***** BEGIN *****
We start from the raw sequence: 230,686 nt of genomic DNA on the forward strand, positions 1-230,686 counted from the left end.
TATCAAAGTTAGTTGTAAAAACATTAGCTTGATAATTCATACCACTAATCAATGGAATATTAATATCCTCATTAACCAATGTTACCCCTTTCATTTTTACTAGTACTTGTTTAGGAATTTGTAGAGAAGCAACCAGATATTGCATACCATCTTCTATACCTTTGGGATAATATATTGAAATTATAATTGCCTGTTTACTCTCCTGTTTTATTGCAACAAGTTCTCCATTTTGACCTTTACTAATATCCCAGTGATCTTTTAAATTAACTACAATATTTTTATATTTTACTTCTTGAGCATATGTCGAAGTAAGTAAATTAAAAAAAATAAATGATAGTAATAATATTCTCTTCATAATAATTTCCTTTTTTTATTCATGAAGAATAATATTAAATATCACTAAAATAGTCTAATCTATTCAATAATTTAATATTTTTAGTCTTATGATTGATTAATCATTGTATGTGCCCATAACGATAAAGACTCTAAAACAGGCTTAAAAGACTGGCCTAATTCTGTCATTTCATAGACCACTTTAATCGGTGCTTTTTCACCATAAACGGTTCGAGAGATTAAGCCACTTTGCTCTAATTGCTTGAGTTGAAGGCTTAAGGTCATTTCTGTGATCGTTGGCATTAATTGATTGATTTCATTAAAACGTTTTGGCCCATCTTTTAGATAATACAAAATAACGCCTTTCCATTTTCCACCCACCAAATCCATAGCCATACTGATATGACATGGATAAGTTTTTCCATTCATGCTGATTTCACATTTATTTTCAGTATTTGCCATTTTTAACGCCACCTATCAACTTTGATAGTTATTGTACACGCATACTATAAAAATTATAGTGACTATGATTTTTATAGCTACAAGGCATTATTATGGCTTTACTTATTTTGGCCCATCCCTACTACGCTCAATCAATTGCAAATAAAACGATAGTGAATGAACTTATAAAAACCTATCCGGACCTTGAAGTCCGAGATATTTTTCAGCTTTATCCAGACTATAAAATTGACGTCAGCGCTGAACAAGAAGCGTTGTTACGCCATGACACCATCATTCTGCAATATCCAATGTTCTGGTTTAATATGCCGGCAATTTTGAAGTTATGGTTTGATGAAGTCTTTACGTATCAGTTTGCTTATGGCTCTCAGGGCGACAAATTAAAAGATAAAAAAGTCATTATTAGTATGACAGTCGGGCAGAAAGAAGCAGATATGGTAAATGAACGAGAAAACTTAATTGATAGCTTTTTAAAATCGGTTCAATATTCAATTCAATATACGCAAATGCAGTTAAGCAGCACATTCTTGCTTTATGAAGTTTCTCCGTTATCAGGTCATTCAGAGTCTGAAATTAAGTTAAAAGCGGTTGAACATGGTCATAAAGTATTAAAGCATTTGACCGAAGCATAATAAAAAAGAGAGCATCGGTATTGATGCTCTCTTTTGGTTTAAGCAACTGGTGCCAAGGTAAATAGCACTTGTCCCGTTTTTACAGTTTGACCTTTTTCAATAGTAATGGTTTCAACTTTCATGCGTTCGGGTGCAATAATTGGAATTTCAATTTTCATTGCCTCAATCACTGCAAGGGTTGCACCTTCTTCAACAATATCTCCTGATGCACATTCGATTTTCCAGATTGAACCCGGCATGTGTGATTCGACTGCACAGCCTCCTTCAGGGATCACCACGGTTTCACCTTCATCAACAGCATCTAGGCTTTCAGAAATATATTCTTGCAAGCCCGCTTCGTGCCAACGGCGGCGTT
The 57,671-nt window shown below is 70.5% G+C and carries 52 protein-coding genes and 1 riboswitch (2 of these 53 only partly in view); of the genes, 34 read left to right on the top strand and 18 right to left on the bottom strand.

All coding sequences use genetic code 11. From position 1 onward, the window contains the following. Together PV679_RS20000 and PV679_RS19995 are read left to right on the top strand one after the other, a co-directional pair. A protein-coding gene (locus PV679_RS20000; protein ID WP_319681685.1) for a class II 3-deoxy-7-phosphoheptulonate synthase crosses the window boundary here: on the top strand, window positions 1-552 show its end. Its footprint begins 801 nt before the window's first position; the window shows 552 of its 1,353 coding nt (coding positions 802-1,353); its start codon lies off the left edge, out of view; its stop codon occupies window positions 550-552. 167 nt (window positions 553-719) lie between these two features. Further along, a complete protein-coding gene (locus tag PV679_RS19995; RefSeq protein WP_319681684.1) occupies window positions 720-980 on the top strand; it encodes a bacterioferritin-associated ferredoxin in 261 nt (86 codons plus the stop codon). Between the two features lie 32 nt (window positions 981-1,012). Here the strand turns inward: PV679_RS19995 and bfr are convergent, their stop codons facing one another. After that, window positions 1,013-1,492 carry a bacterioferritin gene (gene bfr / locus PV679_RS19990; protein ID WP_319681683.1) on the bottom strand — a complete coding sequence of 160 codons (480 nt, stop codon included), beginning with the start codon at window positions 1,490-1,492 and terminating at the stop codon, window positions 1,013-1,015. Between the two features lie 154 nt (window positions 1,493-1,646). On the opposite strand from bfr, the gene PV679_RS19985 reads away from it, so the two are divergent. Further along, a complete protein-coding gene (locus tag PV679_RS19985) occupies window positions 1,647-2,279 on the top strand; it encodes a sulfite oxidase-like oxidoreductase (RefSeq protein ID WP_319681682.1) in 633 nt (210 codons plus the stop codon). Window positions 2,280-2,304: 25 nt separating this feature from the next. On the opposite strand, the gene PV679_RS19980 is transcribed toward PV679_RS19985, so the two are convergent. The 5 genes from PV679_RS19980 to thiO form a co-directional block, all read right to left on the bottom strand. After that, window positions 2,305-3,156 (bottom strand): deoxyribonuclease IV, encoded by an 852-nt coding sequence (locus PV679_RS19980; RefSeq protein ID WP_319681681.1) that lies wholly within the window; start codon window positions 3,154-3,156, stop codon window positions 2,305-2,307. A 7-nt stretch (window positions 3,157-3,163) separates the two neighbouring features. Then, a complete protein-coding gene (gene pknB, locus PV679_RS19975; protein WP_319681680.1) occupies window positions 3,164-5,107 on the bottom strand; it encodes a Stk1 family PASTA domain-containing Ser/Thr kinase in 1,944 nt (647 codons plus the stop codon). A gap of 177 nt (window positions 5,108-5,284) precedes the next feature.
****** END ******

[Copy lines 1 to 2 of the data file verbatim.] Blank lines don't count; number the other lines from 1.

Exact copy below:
We start from the raw sequence: 230,686 nt of genomic DNA on the forward strand, positions 1-230,686 counted from the left end.
TATCAAAGTTAGTTGTAAAAACATTAGCTTGATAATTCATACCACTAATCAATGGAATATTAATATCCTCATTAACCAATGTTACCCCTTTCATTTTTACTAGTACTTGTTTAGGAATTTGTAGAGAAGCAACCAGATATTGCATACCATCTTCTATACCTTTGGGATAATATATTGAAATTATAATTGCCTGTTTACTCTCCTGTTTTATTGCAACAAGTTCTCCATTTTGACCTTTACTAATATCCCAGTGATCTTTTAAATTAACTACAATATTTTTATATTTTACTTCTTGAGCATATGTCGAAGTAAGTAAATTAAAAAAAATAAATGATAGTAATAATATTCTCTTCATAATAATTTCCTTTTTTTATTCATGAAGAATAATATTAAATATCACTAAAATAGTCTAATCTATTCAATAATTTAATATTTTTAGTCTTATGATTGATTAATCATTGTATGTGCCCATAACGATAAAGACTCTAAAACAGGCTTAAAAGACTGGCCTAATTCTGTCATTTCATAGACCACTTTAATCGGTGCTTTTTCACCATAAACGGTTCGAGAGATTAAGCCACTTTGCTCTAATTGCTTGAGTTGAAGGCTTAAGGTCATTTCTGTGATCGTTGGCATTAATTGATTGATTTCATTAAAACGTTTTGGCCCATCTTTTAGATAATACAAAATAACGCCTTTCCATTTTCCACCCACCAAATCCATAGCCATACTGATATGACATGGATAAGTTTTTCCATTCATGCTGATTTCACATTTATTTTCAGTATTTGCCATTTTTAACGCCACCTATCAACTTTGATAGTTATTGTACACGCATACTATAAAAATTATAGTGACTATGATTTTTATAGCTACAAGGCATTATTATGGCTTTACTTATTTTGGCCCATCCCTACTACGCTCAATCAATTGCAAATAAAACGATAGTGAATGAACTTATAAAAACCTATCCGGACCTTGAAGTCCGAGATATTTTTCAGCTTTATCCAGACTATAAAATTGACGTCAGCGCTGAACAAGAAGCGTTGTTACGCCATGACACCATCATTCTGCAATATCCAATGTTCTGGTTTAATATGCCGGCAATTTTGAAGTTATGGTTTGATGAAGTCTTTACGTATCAGTTTGCTTATGGCTCTCAGGGCGACAAATTAAAAGATAAAAAAGTCATTATTAGTATGACAGTCGGGCAGAAAGAAGCAGATATGGTAAATGAACGAGAAAACTTAATTGATAGCTTTTTAAAATCGGTTCAATATTCAATTCAATATACGCAAATGCAGTTAAGCAGCACATTCTTGCTTTATGAAGTTTCTCCGTTATCAGGTCATTCAGAGTCTGAAATTAAGTTAAAAGCGGTTGAACATGGTCATAAAGTATTAAAGCATTTGACCGAAGCATAATAAAAAAGAGAGCATCGGTATTGATGCTCTCTTTTGGTTTAAGCAACTGGTGCCAAGGTAAATAGCACTTGTCCCGTTTTTACAGTTTGACCTTTTTCAATAGTAATGGTTTCAACTTTCATGCGTTCGGGTGCAATAATTGGAATTTCAATTTTCATTGCCTCAATCACTGCAAGGGTTGCACCTTCTTCAACAATATCTCCTGATGCACATTCGATTTTCCAGATTGAACCCGGCATGTGTGATTCGACTGCACAGCCTCCTTCAGGGATCACCACGGTTTCACCTTCATCAACAGCATCTAGGCTTTCAGAAATATATTCTTGCAAGCCCGCTTCGTGCCAACGGCGGCGTT